The recent, sudden passing of my Irish composing colleague Eric Sweeney got me thinking that it's such a shame that the media only tends to give less famous artists a big PR push when they pass away. It happens all the time and it's very strange!
So I've decided I'm going to do a weekly post about a LIVING composer or musician I admire who maybe doesn't get the press attention they deserve, just to show the media how it can be done! It will be called Dave's Discoveries and it'll go on this blog.
Before I start on that I thought I'd just write a post about Eric Sweeney's music.
Eric was a real pioneer in Irish composition, one of the first, if not THE first 20th century Irish composers to move away from the European avant-garde towards American minimalist music. That was a very brave decision at the time as it was really not the popular thing to do for a 'serious' composer to write music that, well, might become popular!
My favourite work of his is his 1981 guitar piece 'Figurations' which John Feeley Guitar recorded brilliantly. Though it isn't strictly a 'minimalist' piece, it does show how Eric was heading in that direction when he composed it. I played several of Eric's pieces in his presence including 'Comhrá' with Aoife Ni Bhriain and 'Song' and 'Prism' with the Dublin Guitar Quartet. These pieces are excellent examples of Eric's distinctive style of minimalism. Audiences always enjoyed those pieces, they mix a lovely sense of melody with the rigour of minimalist processes.
Eric was also very fond of traditional Irish music and though his approach to using ideas from trad was quite different to mine, I think his work in merging ideas from minimalism with Irish trad is very important in the history of Irish composition, as basically no one did it before he did!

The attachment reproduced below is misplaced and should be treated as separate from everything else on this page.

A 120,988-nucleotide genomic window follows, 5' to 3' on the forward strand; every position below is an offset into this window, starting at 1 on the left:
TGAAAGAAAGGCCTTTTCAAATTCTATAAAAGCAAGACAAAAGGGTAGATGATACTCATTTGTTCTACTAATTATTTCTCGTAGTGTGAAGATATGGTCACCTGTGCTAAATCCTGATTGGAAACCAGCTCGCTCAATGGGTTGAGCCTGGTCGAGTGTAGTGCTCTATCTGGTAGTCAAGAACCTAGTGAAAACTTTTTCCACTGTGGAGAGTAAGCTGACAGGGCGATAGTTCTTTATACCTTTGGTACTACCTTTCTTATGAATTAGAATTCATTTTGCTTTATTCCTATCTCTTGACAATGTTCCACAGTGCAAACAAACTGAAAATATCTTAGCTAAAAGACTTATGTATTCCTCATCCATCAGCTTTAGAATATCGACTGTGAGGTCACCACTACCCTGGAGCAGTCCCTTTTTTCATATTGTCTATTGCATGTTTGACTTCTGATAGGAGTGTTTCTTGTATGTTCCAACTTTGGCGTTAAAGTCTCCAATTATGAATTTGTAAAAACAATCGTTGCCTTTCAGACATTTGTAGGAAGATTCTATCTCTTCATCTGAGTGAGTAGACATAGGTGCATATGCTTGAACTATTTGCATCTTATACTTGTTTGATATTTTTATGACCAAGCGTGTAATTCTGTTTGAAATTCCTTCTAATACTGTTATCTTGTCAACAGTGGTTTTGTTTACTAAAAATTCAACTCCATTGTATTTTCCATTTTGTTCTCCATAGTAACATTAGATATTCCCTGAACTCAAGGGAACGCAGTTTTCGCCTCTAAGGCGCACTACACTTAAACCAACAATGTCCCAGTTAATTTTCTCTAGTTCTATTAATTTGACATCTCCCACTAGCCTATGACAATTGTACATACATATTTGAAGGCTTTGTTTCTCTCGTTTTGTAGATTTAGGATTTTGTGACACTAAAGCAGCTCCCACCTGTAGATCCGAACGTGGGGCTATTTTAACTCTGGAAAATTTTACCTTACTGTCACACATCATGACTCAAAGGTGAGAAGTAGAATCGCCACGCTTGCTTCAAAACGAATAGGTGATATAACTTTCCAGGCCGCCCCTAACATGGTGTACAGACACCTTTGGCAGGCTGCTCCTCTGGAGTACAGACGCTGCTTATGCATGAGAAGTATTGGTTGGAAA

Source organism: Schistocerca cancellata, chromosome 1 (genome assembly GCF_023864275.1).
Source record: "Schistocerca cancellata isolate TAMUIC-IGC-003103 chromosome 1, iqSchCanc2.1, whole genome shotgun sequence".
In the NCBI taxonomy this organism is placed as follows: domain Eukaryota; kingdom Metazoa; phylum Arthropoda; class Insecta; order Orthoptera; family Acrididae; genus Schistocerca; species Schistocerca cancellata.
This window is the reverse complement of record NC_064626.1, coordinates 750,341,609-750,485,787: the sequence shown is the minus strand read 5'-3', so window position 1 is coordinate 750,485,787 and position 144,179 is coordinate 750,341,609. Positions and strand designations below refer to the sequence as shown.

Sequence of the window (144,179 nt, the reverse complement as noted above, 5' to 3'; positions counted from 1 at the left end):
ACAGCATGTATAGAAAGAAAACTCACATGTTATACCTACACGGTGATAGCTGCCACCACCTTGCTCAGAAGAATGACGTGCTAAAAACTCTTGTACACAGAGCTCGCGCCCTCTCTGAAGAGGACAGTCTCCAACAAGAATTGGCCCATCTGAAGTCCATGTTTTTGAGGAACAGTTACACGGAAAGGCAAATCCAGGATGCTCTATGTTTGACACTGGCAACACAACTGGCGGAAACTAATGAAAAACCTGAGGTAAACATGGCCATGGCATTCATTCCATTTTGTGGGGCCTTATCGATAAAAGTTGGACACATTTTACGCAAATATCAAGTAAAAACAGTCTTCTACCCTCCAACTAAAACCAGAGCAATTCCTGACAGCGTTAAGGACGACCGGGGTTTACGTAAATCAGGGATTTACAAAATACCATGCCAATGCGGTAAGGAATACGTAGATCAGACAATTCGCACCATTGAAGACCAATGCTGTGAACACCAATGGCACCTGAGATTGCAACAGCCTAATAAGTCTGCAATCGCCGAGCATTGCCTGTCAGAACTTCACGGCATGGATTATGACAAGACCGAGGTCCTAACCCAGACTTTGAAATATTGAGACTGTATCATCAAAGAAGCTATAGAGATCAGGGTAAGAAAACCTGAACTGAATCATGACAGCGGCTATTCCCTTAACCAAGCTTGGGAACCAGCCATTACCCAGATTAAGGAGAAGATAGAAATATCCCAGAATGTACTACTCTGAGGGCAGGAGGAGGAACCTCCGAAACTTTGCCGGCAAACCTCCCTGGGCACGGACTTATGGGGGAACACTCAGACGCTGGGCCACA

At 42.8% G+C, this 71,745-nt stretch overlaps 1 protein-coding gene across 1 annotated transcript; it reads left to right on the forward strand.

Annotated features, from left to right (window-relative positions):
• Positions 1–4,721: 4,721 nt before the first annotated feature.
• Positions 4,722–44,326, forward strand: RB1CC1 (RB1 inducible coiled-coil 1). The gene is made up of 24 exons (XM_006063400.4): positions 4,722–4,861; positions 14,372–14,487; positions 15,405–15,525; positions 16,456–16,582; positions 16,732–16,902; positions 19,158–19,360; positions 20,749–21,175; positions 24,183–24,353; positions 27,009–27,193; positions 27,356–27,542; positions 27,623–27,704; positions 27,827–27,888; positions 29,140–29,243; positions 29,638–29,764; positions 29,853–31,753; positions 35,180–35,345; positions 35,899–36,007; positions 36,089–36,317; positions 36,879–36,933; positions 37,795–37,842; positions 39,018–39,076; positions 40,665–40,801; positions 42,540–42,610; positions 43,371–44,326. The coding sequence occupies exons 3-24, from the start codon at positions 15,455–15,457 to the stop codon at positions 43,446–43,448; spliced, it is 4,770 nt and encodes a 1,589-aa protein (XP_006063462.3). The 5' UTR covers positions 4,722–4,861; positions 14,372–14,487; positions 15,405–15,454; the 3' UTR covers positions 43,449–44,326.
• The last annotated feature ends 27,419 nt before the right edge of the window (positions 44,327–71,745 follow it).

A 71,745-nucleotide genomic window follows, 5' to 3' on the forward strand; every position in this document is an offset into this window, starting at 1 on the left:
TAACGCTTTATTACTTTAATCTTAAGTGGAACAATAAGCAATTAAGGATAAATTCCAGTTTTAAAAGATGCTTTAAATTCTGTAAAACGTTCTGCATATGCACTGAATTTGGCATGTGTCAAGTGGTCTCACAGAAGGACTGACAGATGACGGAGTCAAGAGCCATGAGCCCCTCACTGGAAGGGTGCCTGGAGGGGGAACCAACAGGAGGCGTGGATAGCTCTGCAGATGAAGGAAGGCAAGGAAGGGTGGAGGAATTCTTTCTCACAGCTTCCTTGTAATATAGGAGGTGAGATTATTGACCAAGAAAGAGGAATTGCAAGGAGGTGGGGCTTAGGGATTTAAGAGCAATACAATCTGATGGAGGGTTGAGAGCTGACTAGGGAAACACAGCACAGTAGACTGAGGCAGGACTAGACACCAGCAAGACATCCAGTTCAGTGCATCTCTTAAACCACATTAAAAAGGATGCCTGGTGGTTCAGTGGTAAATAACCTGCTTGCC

Eric has a really vast output of music and I must admit I've only heard a small amount of it. I wonder why his Symphonies and other orchestral works weren't played more by orchestras? I wonder why more guitarists don't play 'Figurations'?
Honestly, I think the main reason is because he is but one of many talented composers who didn't get the media attention they deserved in their lifetimes. The digital age has been a time when gimmicks and PR stunts seem the only ways artists can get media coverage. Maybe it's time to rethink how we consider our artists, give them more time of day, take our composers more seriously, feature a different composer at least once a week in the national news, devote a radio programme each DAY to discovering new music, like WNYC's brilliant New Sounds.
There's lots of great composers out there who, like Eric Sweeney, compose music that combines artistry, invention and accessibility. If they were only given more national support their music could appeal so much more widely. (God forbid I know, we 'modern' composers aren't supposed to appeal to an audience!) 😕
RTÉ lyric fm, RTÉ TV, TG4, Irish Times and other media outlets occasionally do great features on Irish composers, but they are all too rare. Is the same true in other countries? I'm not so sure. The BBC once had Irish composer Gerald Barry on prime time TV chatting with Stephen Fry, Thomas Adès and Fiona Shaw about his music! Can you imagine ever seeing anything like that on Irish TV?
Anyway, I do hope more people listen to Eric's music after reading this and I also hope more people of influence will help elevate the status of LIVING composers in creative ways, not just treat us like curiosities who need occasional watering in the public sunshine!
#RIP Eric and thank you for your music and kindness.
Please check out more about Eric's music on his website